ON AIR NOW

LISTEN NOW

Weather

cloudy-day Created with Sketch.
78°
Sct Thunderstorms
H 89° L 72°
  • cloudy-day Created with Sketch.
    78°
    Current Conditions
    Sct Thunderstorms. H 89° L 72°
  • partly-cloudy-tstorms-day Created with Sketch.
    85°
    Afternoon
    Sct Thunderstorms. H 89° L 72°
  • rain-day Created with Sketch.
    79°
    Evening
    Showers. H 88° L 63°
LISTEN
PAUSE
ERROR

Krmg news on demand

00:00 | 00:00

LISTEN
PAUSE
ERROR

Krmg traffic on demand

00:00 | 00:00

LISTEN
PAUSE
ERROR

Krmg weather on demand

00:00 | 00:00

Local
TPD: Rules followed after councilor complains following violations at restaurants
Close

TPD: Rules followed after councilor complains following violations at restaurants

TPD: Rules followed after councilor complains following violations at restaurants
Photo Credit: Russell Mills
Councilor Blake Ewing

TPD: Rules followed after councilor complains following violations at restaurants

The Tulsa Police Department says all rules and regulations were followed during recent compliance checks at several downtown bars and restaurants.

Tulsa City Councilor Blake Ewing owns several of the restaurants hit with liquor and entertainment violations.

Ewing took to the media to complain that his businesses were being targeted.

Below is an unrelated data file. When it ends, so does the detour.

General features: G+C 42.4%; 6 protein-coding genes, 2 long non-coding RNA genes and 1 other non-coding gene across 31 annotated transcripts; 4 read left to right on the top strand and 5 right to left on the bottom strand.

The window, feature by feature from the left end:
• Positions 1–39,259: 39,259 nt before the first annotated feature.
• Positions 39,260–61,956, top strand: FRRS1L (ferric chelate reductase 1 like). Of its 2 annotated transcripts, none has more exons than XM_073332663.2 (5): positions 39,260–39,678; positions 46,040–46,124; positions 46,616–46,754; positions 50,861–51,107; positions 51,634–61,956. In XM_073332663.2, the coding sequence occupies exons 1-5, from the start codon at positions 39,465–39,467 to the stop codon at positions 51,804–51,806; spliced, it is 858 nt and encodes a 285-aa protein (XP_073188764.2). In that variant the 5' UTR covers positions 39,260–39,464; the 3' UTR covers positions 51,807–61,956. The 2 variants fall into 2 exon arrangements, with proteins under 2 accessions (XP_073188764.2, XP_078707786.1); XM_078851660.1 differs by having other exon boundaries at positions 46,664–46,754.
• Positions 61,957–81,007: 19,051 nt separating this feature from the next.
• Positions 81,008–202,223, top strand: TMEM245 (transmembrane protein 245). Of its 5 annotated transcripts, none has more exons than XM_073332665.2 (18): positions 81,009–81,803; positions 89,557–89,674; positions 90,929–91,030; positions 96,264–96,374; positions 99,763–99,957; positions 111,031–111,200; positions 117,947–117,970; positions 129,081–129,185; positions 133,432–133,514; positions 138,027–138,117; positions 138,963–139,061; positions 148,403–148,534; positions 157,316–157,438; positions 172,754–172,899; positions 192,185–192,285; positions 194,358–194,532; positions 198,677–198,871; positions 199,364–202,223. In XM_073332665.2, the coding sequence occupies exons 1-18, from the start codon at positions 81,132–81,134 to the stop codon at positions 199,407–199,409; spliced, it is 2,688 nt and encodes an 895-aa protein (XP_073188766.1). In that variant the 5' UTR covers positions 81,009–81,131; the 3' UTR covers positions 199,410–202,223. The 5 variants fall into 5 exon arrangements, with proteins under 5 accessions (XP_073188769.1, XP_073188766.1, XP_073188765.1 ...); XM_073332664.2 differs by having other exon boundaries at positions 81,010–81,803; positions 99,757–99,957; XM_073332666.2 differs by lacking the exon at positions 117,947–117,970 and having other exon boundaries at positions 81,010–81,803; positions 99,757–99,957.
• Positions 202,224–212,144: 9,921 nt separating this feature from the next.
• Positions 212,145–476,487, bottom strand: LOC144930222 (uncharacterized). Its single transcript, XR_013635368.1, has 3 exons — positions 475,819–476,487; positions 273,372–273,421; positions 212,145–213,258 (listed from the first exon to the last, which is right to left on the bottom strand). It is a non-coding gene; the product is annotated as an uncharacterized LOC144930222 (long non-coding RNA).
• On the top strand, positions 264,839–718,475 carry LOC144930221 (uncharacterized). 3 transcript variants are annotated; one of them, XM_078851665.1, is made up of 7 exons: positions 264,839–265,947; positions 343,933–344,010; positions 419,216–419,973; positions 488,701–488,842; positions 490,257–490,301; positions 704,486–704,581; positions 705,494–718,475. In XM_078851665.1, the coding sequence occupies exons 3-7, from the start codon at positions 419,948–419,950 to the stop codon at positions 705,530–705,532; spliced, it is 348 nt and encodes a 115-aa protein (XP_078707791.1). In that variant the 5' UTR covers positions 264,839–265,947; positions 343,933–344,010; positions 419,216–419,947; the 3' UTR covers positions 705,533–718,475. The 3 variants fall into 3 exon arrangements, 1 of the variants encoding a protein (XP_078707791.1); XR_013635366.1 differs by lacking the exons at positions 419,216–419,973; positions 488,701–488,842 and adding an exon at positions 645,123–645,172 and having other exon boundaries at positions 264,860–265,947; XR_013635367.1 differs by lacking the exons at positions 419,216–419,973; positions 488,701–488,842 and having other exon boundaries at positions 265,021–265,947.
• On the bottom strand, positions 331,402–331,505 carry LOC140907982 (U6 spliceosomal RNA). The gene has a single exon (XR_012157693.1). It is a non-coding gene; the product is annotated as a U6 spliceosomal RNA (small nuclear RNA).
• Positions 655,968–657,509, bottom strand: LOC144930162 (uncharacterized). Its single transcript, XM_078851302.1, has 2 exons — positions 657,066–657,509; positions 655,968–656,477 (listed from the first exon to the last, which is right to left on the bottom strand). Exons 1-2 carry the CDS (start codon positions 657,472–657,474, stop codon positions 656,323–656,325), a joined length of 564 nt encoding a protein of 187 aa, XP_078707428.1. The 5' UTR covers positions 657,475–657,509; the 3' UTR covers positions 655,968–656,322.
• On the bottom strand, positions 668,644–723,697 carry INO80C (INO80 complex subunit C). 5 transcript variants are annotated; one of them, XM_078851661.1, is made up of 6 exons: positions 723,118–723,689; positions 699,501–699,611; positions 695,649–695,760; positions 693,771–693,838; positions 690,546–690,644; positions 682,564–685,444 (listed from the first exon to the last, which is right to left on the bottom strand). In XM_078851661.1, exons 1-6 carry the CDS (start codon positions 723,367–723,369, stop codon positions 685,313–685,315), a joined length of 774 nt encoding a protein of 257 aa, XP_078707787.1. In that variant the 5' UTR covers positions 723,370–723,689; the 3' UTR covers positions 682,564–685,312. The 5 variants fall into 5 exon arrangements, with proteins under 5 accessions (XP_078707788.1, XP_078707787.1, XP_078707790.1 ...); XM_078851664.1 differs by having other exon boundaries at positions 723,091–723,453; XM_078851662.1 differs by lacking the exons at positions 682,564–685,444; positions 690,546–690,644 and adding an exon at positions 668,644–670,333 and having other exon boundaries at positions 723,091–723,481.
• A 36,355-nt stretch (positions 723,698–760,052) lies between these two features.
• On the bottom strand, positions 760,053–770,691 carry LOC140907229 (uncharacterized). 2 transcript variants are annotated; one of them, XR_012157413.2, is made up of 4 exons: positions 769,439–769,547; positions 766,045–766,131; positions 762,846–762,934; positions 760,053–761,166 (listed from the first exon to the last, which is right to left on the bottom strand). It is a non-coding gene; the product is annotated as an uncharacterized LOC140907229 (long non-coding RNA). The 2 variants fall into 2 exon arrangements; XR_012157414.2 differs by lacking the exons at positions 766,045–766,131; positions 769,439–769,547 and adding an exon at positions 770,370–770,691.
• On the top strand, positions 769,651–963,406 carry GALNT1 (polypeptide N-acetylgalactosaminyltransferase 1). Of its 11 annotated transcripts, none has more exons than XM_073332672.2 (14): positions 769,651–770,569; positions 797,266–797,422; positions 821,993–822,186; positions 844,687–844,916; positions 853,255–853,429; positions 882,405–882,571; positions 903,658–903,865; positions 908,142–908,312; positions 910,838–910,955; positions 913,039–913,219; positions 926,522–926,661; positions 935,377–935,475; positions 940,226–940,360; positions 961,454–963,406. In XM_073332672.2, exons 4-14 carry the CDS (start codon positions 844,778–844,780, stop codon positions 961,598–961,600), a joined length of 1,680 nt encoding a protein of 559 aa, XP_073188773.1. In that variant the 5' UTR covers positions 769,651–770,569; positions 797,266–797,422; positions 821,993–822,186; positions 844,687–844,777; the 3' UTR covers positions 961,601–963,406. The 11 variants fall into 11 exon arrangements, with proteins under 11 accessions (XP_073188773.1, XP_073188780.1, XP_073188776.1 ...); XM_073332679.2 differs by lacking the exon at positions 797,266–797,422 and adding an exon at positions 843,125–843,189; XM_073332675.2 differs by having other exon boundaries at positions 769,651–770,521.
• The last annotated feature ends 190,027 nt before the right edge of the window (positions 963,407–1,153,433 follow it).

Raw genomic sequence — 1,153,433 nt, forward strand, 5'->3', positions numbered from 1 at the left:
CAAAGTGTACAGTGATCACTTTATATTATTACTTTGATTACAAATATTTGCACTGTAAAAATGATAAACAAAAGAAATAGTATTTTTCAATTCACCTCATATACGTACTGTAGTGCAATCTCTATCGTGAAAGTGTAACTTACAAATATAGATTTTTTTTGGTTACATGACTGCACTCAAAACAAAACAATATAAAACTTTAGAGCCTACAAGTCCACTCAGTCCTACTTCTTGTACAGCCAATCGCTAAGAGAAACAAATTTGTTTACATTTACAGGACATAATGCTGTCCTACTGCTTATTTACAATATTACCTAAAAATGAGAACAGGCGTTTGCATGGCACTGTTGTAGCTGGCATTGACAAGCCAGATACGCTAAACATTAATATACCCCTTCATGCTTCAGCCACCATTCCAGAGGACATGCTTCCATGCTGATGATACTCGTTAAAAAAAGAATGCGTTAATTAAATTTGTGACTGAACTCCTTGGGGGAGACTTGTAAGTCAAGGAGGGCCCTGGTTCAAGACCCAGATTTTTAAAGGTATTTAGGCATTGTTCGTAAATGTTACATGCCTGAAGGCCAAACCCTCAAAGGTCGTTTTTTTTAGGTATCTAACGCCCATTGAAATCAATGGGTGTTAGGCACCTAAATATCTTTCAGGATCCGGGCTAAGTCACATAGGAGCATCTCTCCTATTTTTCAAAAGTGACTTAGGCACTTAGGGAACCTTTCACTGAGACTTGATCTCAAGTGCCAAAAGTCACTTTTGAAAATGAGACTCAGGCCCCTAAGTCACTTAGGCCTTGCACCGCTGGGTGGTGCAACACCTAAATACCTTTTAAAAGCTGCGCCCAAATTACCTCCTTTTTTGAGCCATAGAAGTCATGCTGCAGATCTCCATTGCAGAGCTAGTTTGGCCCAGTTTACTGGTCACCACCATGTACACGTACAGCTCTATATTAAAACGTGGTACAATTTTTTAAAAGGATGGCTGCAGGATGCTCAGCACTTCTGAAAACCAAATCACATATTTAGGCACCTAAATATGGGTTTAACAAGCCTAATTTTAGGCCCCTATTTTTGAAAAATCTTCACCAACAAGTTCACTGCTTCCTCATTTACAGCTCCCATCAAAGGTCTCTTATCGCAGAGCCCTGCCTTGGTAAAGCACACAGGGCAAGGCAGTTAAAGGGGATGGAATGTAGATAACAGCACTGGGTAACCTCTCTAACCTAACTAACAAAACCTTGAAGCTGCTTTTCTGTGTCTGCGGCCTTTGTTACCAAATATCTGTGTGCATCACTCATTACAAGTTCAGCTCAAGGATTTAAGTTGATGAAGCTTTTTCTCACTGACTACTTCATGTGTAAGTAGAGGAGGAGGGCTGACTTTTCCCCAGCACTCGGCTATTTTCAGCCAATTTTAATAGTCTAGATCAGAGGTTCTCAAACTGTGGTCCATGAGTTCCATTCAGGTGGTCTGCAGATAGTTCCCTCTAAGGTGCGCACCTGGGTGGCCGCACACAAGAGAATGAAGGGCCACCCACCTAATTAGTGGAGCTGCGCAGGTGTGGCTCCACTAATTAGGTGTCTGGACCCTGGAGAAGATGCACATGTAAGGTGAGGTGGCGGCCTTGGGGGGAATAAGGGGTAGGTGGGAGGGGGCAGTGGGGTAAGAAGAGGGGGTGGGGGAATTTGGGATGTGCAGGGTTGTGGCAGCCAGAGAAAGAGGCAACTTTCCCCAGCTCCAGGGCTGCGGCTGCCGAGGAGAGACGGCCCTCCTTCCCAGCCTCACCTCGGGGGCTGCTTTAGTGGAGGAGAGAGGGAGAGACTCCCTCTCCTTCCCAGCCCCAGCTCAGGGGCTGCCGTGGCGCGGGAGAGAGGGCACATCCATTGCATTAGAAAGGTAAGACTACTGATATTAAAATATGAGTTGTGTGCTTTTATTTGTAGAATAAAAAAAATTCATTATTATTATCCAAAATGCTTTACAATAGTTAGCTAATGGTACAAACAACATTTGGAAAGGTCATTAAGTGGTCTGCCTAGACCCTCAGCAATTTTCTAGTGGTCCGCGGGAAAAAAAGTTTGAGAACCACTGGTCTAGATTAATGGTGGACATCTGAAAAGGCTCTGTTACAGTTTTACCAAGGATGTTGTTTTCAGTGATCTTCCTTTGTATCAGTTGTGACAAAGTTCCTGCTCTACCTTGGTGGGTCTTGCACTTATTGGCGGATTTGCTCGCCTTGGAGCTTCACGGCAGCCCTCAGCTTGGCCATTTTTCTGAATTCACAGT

TPD Chief Chuck Jordan says that's not true.

Jordan released a statement Monday afternoon clarifying what did and did not happen when TPD joined the ABLE Commission for the compliance checks in question.

Jordan says:

  • This compliance initiative began in October of 2012 and checks have been made at over 200 bars and restaurants citywide prior to the compliance checks in the downtown area. Usually 9 establishments were checked per shift. These checks were a joint effort conducted by ABLE and TPD. All checks were reported and documented.
  • The checks on January 31st were conducted without regard to business ownership as are all checks. Officers should never be required to consider who owns an establishment before deciding whether or not to perform compliance checks.
  • There were not 10 Tulsa Police Officers involved in the check of JoMammas (sic) as has been alleged. There were never more than 5 law enforcement officers in the restaurant at any time. That includes 4 TPD officers and 1 ABLE agent. There were originally four (3 TPD and 1 ABLE) in the restaurant and a TPD Sergeant was called to answer a question.